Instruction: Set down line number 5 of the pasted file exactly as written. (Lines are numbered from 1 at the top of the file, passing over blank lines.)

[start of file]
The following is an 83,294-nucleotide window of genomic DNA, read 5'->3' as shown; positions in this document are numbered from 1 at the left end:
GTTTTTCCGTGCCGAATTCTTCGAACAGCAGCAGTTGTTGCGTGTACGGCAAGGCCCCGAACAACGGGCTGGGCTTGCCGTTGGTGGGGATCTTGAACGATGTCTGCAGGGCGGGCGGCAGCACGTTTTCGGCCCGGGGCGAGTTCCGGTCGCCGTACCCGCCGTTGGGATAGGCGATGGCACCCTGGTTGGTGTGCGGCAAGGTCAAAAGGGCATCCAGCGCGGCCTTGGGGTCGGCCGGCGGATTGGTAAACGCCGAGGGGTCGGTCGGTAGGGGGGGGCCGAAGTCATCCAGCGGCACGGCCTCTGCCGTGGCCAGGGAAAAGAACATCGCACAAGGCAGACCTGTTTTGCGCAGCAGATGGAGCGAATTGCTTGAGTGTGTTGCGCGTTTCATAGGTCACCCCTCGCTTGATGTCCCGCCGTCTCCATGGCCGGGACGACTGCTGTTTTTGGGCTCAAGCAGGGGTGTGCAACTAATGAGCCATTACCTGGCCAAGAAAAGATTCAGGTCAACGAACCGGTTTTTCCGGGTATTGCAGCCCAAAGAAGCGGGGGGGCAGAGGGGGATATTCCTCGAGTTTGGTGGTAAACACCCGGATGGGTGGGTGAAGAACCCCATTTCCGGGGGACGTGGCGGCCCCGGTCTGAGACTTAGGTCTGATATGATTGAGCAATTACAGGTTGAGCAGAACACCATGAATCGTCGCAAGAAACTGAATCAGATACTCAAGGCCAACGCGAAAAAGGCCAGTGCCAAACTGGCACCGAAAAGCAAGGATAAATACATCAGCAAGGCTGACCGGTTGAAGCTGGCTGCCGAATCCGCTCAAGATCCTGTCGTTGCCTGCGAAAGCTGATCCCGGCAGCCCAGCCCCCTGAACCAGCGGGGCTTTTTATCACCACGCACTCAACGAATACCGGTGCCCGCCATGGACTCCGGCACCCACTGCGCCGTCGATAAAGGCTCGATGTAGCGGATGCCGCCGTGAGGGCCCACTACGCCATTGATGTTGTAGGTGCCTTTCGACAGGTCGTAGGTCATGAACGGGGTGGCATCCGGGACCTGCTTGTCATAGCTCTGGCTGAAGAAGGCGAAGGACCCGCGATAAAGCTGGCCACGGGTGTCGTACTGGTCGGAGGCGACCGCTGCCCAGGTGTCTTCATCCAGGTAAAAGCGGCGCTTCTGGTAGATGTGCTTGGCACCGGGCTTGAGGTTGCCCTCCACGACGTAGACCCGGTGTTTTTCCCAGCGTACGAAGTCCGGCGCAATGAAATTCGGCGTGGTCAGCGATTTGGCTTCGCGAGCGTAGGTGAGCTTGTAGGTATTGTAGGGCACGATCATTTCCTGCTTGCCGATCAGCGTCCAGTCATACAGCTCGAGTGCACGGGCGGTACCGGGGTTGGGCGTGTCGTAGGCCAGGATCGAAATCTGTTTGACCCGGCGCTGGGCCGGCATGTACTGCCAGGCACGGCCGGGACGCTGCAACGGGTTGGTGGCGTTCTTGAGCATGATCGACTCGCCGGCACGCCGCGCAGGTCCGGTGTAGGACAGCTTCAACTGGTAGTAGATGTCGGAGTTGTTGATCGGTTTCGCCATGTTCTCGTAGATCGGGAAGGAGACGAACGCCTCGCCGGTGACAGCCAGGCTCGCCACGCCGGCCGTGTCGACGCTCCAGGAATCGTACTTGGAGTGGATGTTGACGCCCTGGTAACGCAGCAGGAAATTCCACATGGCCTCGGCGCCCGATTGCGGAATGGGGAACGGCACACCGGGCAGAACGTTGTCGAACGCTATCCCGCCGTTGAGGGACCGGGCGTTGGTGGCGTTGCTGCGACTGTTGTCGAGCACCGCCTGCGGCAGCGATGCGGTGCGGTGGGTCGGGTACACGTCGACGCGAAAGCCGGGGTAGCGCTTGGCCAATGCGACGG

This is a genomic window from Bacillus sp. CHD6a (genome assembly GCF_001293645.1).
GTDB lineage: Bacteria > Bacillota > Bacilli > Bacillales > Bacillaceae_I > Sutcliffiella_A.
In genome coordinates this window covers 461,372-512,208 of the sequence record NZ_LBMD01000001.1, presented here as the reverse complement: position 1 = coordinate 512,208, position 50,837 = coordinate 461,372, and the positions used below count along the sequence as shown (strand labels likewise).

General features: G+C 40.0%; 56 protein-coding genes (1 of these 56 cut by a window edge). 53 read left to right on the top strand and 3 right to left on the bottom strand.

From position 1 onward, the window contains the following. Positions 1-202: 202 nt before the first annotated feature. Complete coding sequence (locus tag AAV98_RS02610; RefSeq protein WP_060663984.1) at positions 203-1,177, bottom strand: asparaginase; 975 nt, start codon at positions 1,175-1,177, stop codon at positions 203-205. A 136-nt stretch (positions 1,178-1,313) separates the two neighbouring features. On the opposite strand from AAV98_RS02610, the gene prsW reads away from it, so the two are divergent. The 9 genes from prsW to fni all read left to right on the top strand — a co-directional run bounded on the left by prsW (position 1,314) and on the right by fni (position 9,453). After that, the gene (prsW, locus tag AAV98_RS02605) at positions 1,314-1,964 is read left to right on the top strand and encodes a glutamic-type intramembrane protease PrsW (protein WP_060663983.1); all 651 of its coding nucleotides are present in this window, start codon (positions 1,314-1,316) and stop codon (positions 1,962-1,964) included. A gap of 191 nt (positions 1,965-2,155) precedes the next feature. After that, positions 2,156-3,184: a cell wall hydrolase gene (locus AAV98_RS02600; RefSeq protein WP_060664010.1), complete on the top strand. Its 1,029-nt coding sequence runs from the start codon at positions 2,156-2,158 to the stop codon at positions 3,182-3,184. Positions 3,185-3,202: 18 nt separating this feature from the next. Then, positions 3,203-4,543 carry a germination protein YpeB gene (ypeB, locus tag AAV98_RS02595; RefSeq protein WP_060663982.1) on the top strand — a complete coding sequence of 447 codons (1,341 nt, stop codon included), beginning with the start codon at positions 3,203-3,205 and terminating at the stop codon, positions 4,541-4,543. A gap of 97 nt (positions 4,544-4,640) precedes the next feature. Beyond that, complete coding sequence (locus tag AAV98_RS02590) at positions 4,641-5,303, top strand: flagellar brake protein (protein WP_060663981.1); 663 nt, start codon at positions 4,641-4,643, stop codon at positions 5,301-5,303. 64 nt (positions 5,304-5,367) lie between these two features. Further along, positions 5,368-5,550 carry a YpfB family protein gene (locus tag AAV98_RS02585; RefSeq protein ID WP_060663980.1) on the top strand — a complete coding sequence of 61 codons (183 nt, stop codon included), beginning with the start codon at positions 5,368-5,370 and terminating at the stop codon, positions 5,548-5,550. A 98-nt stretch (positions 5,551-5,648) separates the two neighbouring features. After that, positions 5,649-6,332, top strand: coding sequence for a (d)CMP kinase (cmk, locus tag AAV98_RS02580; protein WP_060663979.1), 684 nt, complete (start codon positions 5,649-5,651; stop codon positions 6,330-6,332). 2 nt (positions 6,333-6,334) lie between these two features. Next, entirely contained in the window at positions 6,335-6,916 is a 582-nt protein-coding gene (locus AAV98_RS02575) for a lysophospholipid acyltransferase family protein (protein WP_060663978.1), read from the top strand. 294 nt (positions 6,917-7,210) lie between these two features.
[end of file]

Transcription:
In genome coordinates this window covers 461,372-512,208 of the sequence record NZ_LBMD01000001.1, presented here as the reverse complement: position 1 = coordinate 512,208, position 50,837 = coordinate 461,372, and the positions used below count along the sequence as shown (strand labels likewise).